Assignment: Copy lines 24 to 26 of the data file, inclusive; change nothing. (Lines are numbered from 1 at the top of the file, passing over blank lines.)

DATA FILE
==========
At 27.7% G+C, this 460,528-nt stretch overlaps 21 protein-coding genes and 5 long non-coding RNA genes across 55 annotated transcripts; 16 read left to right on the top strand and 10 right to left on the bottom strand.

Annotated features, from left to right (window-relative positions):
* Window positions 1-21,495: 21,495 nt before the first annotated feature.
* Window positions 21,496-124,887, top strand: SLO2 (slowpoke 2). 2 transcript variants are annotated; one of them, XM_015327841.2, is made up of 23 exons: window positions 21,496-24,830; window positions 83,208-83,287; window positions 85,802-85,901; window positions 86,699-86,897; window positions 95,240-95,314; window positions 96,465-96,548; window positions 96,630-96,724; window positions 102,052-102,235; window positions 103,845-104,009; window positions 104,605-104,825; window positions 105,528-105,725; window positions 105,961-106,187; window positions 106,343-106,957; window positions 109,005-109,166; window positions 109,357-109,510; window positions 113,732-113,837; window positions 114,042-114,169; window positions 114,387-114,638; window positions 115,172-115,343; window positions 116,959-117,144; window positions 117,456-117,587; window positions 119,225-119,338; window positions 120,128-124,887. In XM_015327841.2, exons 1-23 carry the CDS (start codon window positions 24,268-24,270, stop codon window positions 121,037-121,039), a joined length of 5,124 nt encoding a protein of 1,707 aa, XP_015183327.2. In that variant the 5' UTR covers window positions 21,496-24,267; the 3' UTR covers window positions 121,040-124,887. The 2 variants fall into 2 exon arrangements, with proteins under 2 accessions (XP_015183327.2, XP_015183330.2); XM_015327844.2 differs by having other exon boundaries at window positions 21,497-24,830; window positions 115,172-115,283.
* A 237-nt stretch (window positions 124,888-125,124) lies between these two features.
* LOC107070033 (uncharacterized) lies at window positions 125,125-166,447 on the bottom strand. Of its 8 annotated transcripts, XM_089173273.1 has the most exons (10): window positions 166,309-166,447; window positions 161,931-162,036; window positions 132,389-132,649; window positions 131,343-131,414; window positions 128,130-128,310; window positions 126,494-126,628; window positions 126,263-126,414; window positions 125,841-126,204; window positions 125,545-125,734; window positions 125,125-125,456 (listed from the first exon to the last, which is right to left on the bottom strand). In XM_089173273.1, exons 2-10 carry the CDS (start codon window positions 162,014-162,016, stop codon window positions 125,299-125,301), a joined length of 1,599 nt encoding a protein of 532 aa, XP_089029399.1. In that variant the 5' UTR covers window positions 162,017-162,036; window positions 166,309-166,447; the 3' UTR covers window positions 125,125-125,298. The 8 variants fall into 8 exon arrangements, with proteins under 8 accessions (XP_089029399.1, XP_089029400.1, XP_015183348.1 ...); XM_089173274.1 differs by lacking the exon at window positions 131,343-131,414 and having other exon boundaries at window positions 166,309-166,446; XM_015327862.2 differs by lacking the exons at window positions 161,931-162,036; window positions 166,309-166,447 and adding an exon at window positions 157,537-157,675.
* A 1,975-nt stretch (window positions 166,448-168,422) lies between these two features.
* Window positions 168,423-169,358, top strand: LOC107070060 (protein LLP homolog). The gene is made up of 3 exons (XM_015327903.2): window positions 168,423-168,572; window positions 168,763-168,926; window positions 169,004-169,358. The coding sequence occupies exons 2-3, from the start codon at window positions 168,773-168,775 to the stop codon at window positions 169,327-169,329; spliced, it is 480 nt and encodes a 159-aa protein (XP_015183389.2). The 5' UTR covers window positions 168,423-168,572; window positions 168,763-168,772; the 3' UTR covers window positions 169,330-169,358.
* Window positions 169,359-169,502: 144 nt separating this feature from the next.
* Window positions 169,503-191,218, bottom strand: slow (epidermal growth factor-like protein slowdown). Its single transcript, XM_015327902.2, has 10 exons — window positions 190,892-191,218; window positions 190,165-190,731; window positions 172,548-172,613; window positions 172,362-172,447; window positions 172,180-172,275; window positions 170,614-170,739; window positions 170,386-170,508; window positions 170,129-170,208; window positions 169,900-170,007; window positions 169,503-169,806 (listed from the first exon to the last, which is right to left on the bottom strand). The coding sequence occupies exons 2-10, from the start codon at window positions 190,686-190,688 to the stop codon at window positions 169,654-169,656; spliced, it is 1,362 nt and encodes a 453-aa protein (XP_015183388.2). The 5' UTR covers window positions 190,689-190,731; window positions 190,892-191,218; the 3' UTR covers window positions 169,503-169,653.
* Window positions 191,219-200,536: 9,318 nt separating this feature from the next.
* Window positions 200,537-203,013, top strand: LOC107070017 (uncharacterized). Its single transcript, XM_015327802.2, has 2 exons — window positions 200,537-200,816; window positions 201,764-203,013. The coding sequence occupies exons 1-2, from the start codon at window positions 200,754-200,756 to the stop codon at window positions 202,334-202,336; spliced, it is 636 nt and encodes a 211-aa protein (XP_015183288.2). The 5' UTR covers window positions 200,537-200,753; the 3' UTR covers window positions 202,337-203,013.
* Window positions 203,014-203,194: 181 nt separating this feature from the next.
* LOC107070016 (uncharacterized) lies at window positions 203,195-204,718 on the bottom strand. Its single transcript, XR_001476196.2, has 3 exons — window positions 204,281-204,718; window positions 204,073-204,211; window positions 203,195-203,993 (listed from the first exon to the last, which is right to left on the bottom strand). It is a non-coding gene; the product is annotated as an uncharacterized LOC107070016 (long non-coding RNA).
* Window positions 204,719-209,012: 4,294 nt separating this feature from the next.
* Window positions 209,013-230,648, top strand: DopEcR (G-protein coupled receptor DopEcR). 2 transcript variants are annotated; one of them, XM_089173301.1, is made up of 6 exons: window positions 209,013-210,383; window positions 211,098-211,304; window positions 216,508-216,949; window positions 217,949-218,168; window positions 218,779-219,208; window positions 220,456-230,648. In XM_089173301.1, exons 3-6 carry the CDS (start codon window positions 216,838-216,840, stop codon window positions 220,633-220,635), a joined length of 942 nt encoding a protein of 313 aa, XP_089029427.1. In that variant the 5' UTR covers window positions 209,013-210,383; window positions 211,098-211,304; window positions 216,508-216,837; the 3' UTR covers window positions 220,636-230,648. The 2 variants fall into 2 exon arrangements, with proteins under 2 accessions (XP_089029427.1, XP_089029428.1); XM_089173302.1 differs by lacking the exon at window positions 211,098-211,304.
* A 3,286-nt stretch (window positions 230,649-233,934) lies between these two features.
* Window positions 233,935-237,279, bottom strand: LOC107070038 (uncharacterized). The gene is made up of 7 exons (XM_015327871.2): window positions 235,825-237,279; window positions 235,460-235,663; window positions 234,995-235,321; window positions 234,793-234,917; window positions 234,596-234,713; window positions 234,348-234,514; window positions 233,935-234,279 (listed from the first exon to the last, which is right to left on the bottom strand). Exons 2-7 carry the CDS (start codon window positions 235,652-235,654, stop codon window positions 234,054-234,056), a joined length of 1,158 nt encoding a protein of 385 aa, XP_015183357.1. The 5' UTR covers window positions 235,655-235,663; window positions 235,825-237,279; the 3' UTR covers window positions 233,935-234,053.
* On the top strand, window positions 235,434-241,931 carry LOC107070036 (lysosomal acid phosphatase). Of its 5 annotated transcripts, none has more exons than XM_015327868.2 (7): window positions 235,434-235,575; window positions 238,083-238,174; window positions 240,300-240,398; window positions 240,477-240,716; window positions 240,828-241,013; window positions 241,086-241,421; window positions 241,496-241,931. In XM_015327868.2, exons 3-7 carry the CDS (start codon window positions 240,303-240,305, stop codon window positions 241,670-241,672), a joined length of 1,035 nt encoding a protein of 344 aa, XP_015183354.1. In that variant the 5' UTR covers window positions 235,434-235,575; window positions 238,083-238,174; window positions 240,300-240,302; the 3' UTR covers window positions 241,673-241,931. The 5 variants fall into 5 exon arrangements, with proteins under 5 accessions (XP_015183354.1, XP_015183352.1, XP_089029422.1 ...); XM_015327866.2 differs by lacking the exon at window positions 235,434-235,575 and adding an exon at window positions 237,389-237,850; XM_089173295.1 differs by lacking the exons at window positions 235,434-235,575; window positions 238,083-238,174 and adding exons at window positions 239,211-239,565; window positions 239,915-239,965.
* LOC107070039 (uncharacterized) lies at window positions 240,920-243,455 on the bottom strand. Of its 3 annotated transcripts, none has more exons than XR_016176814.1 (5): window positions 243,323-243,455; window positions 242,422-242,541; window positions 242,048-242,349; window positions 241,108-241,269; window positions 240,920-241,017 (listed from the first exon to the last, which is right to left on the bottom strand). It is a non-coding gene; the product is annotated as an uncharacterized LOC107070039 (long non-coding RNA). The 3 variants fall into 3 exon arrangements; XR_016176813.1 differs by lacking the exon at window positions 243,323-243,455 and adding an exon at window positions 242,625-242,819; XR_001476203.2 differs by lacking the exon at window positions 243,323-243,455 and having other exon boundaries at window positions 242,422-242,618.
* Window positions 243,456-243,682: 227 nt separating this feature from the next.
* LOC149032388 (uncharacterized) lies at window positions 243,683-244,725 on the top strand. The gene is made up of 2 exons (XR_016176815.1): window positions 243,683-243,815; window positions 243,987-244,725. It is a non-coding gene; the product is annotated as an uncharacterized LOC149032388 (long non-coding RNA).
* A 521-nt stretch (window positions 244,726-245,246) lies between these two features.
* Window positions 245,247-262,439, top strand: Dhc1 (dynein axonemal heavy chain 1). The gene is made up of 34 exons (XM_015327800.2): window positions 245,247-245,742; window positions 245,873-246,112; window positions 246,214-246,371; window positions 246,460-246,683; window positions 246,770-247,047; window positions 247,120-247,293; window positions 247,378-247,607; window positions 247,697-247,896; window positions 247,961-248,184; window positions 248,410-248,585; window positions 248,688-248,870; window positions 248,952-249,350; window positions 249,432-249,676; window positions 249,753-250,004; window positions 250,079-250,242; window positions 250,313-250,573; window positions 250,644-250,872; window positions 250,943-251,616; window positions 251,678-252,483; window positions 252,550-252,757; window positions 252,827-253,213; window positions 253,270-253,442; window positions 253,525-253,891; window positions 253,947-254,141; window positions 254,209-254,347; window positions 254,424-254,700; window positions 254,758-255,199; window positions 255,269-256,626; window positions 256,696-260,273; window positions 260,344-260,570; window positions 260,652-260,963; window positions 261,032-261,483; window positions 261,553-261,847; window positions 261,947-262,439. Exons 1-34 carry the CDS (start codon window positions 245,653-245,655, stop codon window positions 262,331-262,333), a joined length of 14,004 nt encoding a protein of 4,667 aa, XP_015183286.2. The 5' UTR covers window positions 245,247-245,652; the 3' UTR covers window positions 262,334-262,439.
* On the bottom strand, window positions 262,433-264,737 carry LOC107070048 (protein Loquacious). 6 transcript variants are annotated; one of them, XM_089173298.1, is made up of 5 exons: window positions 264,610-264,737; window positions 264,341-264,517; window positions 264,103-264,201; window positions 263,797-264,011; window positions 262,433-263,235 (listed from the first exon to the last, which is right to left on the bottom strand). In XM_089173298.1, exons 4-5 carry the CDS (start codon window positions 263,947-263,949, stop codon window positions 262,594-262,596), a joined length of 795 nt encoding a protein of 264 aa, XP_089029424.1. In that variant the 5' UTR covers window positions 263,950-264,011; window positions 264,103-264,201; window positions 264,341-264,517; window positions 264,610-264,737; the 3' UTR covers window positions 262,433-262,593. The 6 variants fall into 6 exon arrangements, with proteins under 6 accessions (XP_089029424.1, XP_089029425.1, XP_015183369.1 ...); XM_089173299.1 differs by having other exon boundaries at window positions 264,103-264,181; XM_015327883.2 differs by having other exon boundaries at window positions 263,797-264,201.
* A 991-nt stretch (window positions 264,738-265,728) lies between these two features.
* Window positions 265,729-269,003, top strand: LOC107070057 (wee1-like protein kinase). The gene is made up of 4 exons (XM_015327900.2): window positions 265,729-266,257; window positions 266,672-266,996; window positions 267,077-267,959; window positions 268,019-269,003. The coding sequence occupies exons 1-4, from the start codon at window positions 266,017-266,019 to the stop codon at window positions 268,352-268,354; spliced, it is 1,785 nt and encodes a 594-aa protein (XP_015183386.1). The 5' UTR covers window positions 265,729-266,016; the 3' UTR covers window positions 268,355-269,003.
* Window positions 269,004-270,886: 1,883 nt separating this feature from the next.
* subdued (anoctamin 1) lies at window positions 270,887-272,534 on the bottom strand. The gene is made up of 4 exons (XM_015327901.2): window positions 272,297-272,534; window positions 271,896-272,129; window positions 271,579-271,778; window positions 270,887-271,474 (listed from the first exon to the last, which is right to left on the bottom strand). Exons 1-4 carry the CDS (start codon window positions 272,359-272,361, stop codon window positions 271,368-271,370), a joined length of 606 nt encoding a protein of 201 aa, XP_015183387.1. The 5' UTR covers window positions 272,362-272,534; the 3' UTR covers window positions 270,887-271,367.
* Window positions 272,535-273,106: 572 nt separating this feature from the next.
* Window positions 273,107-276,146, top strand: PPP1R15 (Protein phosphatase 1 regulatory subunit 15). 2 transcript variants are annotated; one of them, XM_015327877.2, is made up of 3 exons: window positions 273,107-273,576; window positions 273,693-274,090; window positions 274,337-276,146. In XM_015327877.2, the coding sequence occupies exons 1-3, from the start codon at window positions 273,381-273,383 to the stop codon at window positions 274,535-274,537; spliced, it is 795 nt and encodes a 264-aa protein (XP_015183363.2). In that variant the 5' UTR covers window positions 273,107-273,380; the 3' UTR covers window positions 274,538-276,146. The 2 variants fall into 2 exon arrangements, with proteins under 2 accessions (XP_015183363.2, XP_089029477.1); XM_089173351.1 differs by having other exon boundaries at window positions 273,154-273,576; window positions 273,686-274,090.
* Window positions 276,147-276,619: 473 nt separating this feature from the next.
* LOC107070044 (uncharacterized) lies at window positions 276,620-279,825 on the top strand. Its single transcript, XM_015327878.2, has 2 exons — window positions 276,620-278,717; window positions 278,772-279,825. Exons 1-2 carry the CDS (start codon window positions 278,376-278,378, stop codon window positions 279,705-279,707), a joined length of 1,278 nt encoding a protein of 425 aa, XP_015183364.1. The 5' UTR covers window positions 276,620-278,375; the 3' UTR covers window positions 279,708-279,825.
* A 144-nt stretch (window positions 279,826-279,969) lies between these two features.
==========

* Window positions 245,247-262,439, top strand: Dhc1 (dynein axonemal heavy chain 1). The gene is made up of 34 exons (XM_015327800.2): window positions 245,247-245,742; window positions 245,873-246,112; window positions 246,214-246,371; window positions 246,460-246,683; window positions 246,770-247,047; window positions 247,120-247,293; window positions 247,378-247,607; window positions 247,697-247,896; window positions 247,961-248,184; window positions 248,410-248,585; window positions 248,688-248,870; window positions 248,952-249,350; window positions 249,432-249,676; window positions 249,753-250,004; window positions 250,079-250,242; window positions 250,313-250,573; window positions 250,644-250,872; window positions 250,943-251,616; window positions 251,678-252,483; window positions 252,550-252,757; window positions 252,827-253,213; window positions 253,270-253,442; window positions 253,525-253,891; window positions 253,947-254,141; window positions 254,209-254,347; window positions 254,424-254,700; window positions 254,758-255,199; window positions 255,269-256,626; window positions 256,696-260,273; window positions 260,344-260,570; window positions 260,652-260,963; window positions 261,032-261,483; window positions 261,553-261,847; window positions 261,947-262,439. Exons 1-34 carry the CDS (start codon window positions 245,653-245,655, stop codon window positions 262,331-262,333), a joined length of 14,004 nt encoding a protein of 4,667 aa, XP_015183286.2. The 5' UTR covers window positions 245,247-245,652; the 3' UTR covers window positions 262,334-262,439.
* On the bottom strand, window positions 262,433-264,737 carry LOC107070048 (protein Loquacious). 6 transcript variants are annotated; one of them, XM_089173298.1, is made up of 5 exons: window positions 264,610-264,737; window positions 264,341-264,517; window positions 264,103-264,201; window positions 263,797-264,011; window positions 262,433-263,235 (listed from the first exon to the last, which is right to left on the bottom strand). In XM_089173298.1, exons 4-5 carry the CDS (start codon window positions 263,947-263,949, stop codon window positions 262,594-262,596), a joined length of 795 nt encoding a protein of 264 aa, XP_089029424.1. In that variant the 5' UTR covers window positions 263,950-264,011; window positions 264,103-264,201; window positions 264,341-264,517; window positions 264,610-264,737; the 3' UTR covers window positions 262,433-262,593. The 6 variants fall into 6 exon arrangements, with proteins under 6 accessions (XP_089029424.1, XP_089029425.1, XP_015183369.1 ...); XM_089173299.1 differs by having other exon boundaries at window positions 264,103-264,181; XM_015327883.2 differs by having other exon boundaries at window positions 263,797-264,201.
* A 991-nt stretch (window positions 264,738-265,728) lies between these two features.